Simple and Terse Vs. Too Clever

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Topics: Code, Rails, Ruby

In 21 Ruby Tricks You Should Be Using In Your Own Code, Peter Cooper outlines some really useful best practices that programmers could benefit from. However, I think that there’s a tendency to over-obfuscate code from time to time in the Ruby world.

I like terse code. I like beautiful code. But I dislike tricky code. For example, let’s look at two tricks Peter Cooper outlines in his post:

Trick #7: Cut down on local variable definitions.

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# Cooper says do this: 
(z ||= []) << 'test'
 
# Instead of this: 
z ||= []
z << "test"

Counting whitespace characters, Cooper’s version of the code is 20 characters long. The second version of the code is 20 characters long. Personally I find the second version easier to read.

Trick #9: 9 – Use ‘and’ and ‘or’ to group operations for single liners.

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# Cooper likes this:
queue = []
%w{hello x world}.each do |word|
  queue << word and puts "Added to queue" unless word.length <  2
end
puts queue.inspect
 
# Output:
#   Added to queue
#   Added to queue
#   [”hello”, “world”]

Hm. While I think this does terse up the code by grouping statements that do a single logical operation onto one line, I think it’s still easier to read this way:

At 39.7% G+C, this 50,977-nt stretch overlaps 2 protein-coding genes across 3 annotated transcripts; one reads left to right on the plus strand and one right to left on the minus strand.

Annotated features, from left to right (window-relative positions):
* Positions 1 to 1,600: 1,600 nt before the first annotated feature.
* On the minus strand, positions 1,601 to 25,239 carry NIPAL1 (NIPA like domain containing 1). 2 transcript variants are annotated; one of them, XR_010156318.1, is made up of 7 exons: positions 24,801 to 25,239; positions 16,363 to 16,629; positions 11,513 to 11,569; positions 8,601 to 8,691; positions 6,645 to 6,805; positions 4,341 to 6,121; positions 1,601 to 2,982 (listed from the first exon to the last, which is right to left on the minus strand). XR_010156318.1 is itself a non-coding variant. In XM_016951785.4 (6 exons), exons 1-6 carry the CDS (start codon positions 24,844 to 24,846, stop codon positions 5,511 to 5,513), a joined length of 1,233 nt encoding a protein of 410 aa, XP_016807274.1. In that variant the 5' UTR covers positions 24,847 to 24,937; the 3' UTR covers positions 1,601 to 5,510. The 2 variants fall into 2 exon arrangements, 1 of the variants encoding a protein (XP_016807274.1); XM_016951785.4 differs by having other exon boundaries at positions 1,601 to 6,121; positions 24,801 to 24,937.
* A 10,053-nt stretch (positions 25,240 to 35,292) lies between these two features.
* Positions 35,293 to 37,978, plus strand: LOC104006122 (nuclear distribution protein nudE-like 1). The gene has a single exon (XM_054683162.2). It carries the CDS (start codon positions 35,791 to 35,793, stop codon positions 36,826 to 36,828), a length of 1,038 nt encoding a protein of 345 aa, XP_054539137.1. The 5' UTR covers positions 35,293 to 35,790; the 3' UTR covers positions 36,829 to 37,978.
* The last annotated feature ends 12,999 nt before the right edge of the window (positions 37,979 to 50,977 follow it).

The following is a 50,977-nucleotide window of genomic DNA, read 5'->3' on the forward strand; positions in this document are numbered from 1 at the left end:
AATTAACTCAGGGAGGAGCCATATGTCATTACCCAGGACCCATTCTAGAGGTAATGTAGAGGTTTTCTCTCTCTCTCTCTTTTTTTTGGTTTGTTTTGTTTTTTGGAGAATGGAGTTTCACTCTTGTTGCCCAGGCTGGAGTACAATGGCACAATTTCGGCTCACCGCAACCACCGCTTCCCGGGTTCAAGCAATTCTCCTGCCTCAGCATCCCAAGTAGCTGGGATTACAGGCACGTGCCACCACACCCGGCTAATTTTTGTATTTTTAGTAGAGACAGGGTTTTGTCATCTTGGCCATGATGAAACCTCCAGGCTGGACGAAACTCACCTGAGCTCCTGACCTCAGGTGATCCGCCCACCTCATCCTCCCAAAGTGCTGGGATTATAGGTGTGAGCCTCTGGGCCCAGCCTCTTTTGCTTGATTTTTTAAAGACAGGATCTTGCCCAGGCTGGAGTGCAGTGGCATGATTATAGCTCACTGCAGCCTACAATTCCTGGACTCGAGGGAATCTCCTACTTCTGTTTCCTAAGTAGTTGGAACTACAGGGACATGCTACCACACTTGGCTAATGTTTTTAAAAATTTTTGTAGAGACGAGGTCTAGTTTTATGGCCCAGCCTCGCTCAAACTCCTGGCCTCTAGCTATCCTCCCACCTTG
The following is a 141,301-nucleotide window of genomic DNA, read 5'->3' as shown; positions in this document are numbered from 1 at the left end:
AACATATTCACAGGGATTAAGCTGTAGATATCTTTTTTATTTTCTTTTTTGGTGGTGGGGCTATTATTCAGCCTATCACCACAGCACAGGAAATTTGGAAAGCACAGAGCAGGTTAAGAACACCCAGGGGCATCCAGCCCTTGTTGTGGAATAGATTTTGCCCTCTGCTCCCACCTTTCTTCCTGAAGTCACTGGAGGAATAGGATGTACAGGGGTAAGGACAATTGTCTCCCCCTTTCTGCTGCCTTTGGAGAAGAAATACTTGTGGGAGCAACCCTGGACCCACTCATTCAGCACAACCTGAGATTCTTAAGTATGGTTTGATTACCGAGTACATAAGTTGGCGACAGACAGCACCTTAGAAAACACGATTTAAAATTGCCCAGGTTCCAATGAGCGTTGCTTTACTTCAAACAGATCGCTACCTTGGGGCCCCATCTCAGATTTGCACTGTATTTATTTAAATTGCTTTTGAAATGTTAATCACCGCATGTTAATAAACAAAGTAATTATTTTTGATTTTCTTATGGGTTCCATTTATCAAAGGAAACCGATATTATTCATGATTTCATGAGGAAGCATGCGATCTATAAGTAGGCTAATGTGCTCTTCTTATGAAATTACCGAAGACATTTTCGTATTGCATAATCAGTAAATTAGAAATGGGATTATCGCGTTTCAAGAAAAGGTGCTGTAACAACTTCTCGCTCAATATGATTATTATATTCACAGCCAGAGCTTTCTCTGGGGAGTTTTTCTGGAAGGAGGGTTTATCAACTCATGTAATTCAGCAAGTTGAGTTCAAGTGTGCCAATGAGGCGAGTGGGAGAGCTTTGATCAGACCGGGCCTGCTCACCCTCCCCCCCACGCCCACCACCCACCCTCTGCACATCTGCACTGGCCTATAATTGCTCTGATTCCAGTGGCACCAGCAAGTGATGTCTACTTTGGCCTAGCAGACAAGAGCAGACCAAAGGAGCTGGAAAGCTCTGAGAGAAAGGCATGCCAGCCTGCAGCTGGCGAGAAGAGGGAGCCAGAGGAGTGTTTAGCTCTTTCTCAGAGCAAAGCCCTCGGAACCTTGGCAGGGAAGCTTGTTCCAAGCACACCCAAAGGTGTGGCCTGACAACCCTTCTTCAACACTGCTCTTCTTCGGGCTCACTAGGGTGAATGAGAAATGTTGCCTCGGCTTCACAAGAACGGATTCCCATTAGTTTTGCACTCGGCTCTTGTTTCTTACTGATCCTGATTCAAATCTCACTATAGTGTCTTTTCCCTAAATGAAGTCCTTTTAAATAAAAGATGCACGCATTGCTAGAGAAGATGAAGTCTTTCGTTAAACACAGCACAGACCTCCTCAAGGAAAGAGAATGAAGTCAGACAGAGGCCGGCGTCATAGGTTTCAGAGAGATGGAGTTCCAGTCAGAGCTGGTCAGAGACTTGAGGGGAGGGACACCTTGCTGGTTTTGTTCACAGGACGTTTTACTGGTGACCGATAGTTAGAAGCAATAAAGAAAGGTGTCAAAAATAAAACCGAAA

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# I like this:
queue = []
%w{hello x world}.each do |word|
  unless word.length < 2 do
    queue << word
    puts "Added to queue" 
  end
end
puts queue.inspect

I think this method makes it easier to modify the discrete elements of the queue operations. For example, I may want to comment out that call to “puts” someday, which would be tougher if I’d used the “and” operator to string it all together on one line. I might also want to add a debug log statement. Again, it gets tough when you’re trying to fit it all onto one line.

My opinion is that finding tricks in the language that allow you to string a bunch of steps onto one line aren’t always the best way to make good code. Sometimes, finding a way to make a set of statements look like a logical unit is a better choice.